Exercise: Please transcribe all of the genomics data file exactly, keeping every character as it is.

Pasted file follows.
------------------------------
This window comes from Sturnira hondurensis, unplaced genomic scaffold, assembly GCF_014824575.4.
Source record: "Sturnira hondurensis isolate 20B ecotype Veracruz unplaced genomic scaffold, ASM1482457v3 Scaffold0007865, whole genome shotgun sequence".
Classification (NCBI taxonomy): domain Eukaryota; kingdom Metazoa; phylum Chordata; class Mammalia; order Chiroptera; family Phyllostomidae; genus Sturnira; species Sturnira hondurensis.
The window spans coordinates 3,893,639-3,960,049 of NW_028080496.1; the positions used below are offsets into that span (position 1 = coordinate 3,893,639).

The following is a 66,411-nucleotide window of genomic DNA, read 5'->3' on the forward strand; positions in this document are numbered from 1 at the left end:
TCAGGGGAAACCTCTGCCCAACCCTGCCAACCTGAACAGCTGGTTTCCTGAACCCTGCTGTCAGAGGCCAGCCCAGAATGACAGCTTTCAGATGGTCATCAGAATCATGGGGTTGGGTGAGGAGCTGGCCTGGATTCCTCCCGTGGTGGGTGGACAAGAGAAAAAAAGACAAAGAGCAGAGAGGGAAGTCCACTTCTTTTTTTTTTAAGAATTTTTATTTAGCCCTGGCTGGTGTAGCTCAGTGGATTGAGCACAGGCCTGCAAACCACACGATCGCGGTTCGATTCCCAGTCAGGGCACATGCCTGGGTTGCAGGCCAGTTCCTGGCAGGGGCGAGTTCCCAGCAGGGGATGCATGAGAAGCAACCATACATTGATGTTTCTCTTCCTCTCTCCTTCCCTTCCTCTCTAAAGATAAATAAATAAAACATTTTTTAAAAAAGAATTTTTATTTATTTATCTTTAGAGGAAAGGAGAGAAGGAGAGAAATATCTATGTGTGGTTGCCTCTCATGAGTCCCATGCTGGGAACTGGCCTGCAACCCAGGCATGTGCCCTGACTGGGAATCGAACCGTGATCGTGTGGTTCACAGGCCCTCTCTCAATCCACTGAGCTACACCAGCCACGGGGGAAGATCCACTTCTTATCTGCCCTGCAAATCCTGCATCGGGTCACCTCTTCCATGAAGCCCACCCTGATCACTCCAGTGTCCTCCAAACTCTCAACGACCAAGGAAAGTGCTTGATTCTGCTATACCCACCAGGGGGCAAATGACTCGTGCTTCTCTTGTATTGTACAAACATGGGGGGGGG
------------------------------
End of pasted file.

This window comes from Sturnira hondurensis, unplaced genomic scaffold, assembly GCF_014824575.4.
Source record: "Sturnira hondurensis isolate 20B ecotype Veracruz unplaced genomic scaffold, ASM1482457v3 Scaffold0007865, whole genome shotgun sequence".
Classification (NCBI taxonomy): domain Eukaryota; kingdom Metazoa; phylum Chordata; class Mammalia; order Chiroptera; family Phyllostomidae; genus Sturnira; species Sturnira hondurensis.
The window spans coordinates 3,893,639-3,960,049 of NW_028080496.1; the positions used below are offsets into that span (position 1 = coordinate 3,893,639).

The following is a 66,411-nucleotide window of genomic DNA, read 5'->3' on the forward strand; positions in this document are numbered from 1 at the left end:
TCAGGGGAAACCTCTGCCCAACCCTGCCAACCTGAACAGCTGGTTTCCTGAACCCTGCTGTCAGAGGCCAGCCCAGAATGACAGCTTTCAGATGGTCATCAGAATCATGGGGTTGGGTGAGGAGCTGGCCTGGATTCCTCCCGTGGTGGGTGGACAAGAGAAAAAAAGACAAAGAGCAGAGAGGGAAGTCCACTTCTTTTTTTTTTAAGAATTTTTATTTAGCCCTGGCTGGTGTAGCTCAGTGGATTGAGCACAGGCCTGCAAACCACACGATCGCGGTTCGATTCCCAGTCAGGGCACATGCCTGGGTTGCAGGCCAGTTCCTGGCAGGGGCGAGTTCCCAGCAGGGGATGCATGAGAAGCAACCATACATTGATGTTTCTCTTCCTCTCTCCTTCCCTTCCTCTCTAAAGATAAATAAATAAAACATTTTTTAAAAAAGAATTTTTATTTATTTATCTTTAGAGGAAAGGAGAGAAGGAGAGAAATATCTATGTGTGGTTGCCTCTCATGAGTCCCATGCTGGGAACTGGCCTGCAACCCAGGCATGTGCCCTGACTGGGAATCGAACCGTGATCGTGTGGTTCACAGGCCCTCTCTCAATCCACTGAGCTACACCAGCCACGGGGGAAGATCCACTTCTTATCTGCCCTGCAAATCCTGCATCGGGTCACCTCTTCCATGAAGCCCACCCTGATCACTCCAGTGTCCTCCAAACTCTCAACGACCAAGGAAAGTGCTTGATTCTGCTATACCCACCAGGGGGCAAATGACTCGTGCTTCTCTTGTATTGTACAAACATGGGGGGGGG